Alright – so let’s talk business. Tell us about Always Be Dancing: Yoga & Flamenco for Everybody – what should we know?
There are three main aspects to what I do and then a whole lot on the periphery.
Firstly, through my collaboration with Open Spirit Center’s program, Nourishing Teachers, Strengthening Classrooms, I bring yoga and mindfulness into the Framingham Public Schools My program, Always be Dancing: Yoga & Flamenco for Every/Body, integrates into K-12 classrooms age appropriate mindfulness strategies using breath-work, movements and adapted practices so that even the resistant students have access to the mindfulness education. Through worksheets, small group discussions and other various practices that I have developed, students learn to identity their emotions, feelings and intentions and become aware of the ways in which they conduct themselves, all by becoming more aware of themselves. Not only do I work with students, including those with Autism Spectrum Disorder, ADD/ADHD, emotionally developing, the Gay Student Alliances, youth with trauma and those who have had limited or interrupted formal education (SLIFE), but I also bring my classes and workshops to the teachers and staff though various Professional Development Days, after-school programs and retreats,
Secondly, through my collaboration with Hoops and Homework, an after-school program for some of the neediest youth in Framingham. I go to their two sites weekly to bring yoga, mindfulness and the arts to these kids who would not normally have access to them and I have developed a training manual to accompany my programming that I hope to get published soon.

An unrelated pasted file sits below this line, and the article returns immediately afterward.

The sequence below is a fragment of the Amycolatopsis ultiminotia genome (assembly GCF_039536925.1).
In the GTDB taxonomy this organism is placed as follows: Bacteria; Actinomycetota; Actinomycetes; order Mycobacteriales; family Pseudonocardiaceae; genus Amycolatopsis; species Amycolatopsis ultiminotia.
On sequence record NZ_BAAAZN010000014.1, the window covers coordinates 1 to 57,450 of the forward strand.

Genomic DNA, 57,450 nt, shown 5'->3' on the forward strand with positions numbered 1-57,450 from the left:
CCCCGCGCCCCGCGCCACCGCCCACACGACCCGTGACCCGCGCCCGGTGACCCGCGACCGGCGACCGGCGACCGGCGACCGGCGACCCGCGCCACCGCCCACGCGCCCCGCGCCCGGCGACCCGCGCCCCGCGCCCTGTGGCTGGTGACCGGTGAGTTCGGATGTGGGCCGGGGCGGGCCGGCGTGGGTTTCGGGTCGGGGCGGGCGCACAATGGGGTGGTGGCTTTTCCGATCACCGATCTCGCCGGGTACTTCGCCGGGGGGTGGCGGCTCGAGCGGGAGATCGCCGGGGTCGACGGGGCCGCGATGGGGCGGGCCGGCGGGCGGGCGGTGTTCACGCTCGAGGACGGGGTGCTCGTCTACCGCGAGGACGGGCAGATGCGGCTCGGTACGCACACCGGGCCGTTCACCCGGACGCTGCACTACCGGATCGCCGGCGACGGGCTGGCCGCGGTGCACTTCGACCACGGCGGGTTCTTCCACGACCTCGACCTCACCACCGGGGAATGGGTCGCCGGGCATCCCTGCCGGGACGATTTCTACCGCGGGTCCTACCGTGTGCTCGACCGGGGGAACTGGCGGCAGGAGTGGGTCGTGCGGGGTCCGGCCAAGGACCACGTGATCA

That’s not all. Thirdly is my all-inclusive flamenco dance program ¡Olé Flamenco! which brings flamenco to youth without access or with limited access to the arts, including underprivileged populations, ASD, SPD, Orthopedic Impairment and developmental and Intellectual disabilities. I use flamenco to stimulate the whole child by using movement and expression as access points for a healthy, safe, engaging, supportive, and challenging environment. This type of learning exposes children to the creation of art forms, cultivates self-expression (whether of an individual or a collective) and demonstrates a successful mixing of diverse populations-lesson which are relevant for youth in today’s society.
And one last thing…I am a budding author. I started writing book reviews about 5 years ago to hone my writing skills in preparation to write several children’s books. I hope to make a good query, get an agent and be on my way to become a celebrated author! One must always have dreams and keep on learning. Be your own soul’s light.
Any shoutouts? Who else deserves credit in this story – who has played a meaningful role?
Well it is teacher appreciation week 2018, so here goes: my tap dance teachers at Leon Collins: Julia Boynton, Josh Hilberman, Jimmy “Sir Slyde” Mitchell, Diane Walker & Sue Ronson, who believed in my ability and my vision as a dancer. My flamenco teachers: Ramon de los Reyes, Omayra Amaya & more recently, La Lupi, for opening up the secrets to flamenco for me; for my yoga teachers Barbara Benagh, Elizabeth Goranson and Guruatma Ji, in their own special ways, helping me discover me and allowing me to find my true voice. And most recently, Debbie Clark & Rosanne Kates from Open Spirit Center for helping to open doors for me; through them I connected with Herb Chasen & Pam Kaufman of Hoops & Homework and also Cheryl Aglio-Girelli & Mynette Shifman, the teen health nurses at Framingham High School.